Track By Tracks: Aeons - Consequences (2021)

1. Rubicon:

Si: The basic premise for the album opener came from a conversation I was having with someone who chose opinion over facts; it became very clear very quickly that it was a doomed exercise. They were too stubborn to even consider any evidence-based actuality and focused solely on their own fiction. Conspiracy theories and “denial culture” is a product of the tendency by some people to assume “significant events” have “significant causes”, which is of course simply not true. There is a group of people who refuse to entertain the facts and instead find comfort in a reassuringly comprehendible narrative that they can more readily align with. While this used to be a nuisance years ago it is rapidly creating the dire consequences of putting politics into a dangerously partisan arena and even people’s very lives at risk from disinformation. Rubicon is a direct response to that; a call to action to wake up to the reality of the world and see it for what it truly is, not the constructed, soothing blanket of whatever their mind feels more at home with believing. ( “Sometimes you have to bear the pain and noise to clear your mind / open and your eyes and you’ll find something beautiful will come to you in time” ).
The Artwork for this track shows a roman soldier overlooking a wide river, gladius in hand, considering his options. We added the gladius in so it’s immediately recognisable as a roman soldier, which should in turn hint at the story of Julius Caesar’s halt with his army in 49BC at the river Rubicon in northern Italy. He had been ordered not to cross his army back into Roman territory across this river. Were he to continue it would mean civil war. There would be no going back. Hence the phrase “Cross The Rubicon” means to pass the point of no return, which is a metaphor for the denialists and doubters to give up their self-constructed beliefs and join the real world.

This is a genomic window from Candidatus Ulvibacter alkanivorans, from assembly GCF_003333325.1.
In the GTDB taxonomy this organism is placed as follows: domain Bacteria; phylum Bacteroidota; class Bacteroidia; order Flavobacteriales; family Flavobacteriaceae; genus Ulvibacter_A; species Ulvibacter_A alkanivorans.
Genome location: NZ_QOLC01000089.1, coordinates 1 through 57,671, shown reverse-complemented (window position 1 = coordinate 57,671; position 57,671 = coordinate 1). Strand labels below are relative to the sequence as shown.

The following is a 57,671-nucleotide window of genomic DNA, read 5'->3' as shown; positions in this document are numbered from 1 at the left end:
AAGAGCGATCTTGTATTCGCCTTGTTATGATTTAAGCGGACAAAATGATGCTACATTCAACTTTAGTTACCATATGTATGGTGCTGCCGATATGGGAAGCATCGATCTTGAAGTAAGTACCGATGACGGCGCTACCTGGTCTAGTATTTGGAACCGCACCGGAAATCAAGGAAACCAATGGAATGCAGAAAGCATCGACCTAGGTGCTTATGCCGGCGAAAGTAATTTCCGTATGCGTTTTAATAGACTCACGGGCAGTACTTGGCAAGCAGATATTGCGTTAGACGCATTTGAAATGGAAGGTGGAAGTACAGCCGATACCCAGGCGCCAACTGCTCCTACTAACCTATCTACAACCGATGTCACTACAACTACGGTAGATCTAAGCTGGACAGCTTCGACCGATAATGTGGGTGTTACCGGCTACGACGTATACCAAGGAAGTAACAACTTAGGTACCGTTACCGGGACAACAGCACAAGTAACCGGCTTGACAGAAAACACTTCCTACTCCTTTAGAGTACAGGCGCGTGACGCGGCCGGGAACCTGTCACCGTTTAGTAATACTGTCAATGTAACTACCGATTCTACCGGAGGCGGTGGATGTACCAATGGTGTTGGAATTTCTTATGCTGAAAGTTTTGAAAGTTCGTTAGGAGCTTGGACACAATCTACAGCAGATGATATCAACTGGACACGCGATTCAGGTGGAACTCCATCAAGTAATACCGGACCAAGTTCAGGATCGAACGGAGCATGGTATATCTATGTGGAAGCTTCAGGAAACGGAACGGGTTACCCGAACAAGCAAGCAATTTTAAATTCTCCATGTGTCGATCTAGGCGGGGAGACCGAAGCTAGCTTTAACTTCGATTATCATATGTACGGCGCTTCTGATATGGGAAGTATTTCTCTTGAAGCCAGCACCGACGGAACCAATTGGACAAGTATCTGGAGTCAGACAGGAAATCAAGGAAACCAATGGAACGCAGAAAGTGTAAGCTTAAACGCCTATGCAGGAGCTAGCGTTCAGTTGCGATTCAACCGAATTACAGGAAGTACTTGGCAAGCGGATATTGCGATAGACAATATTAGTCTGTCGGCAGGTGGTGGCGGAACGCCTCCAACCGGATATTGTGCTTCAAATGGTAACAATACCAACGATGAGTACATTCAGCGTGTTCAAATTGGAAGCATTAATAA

2. Hades and Persephone:

Skippy: This track recounts the often-misunderstood Ancient Greek mythology of Hades, Lord of the Underworld, and Persephone, Daughter of Demeter. According to the legend, Hades found her picking flowers in a meadow, and fell instantly in love, as everyone seemed to do back then. He made her a beautiful flower which convinced her to return to the underworld with him, where they became lovers. However, Demeter, her mother, found out about this relationship and was enraged. She demanded Persephone return to her, which her daughter did not wish to do. Demeter – Goddess of Agriculture - took out her rage on the world above, causing famine, drought and death to reign down on humanity. It nearly ended the world. Hades brought Persephone to her, but only after she had eaten a Pomegranate from the underworld, knowing when she did she would forever have a part of that place inside her. When they met with her mother, Persephone spat out six of the seeds. Demeter took that as a sign and agreed for six months of the year Persephone could abide with Hades, but the world would be cold and barren. For the other six months she must remain in the world, where it would prosper. This is the Ancient Greek legend behind the four seasons – in Spring and Summer, Persephone is with her mother, in Autumn and Winter the world suffers while she is with Hades. The love of Gods has direct Consequences on mortals.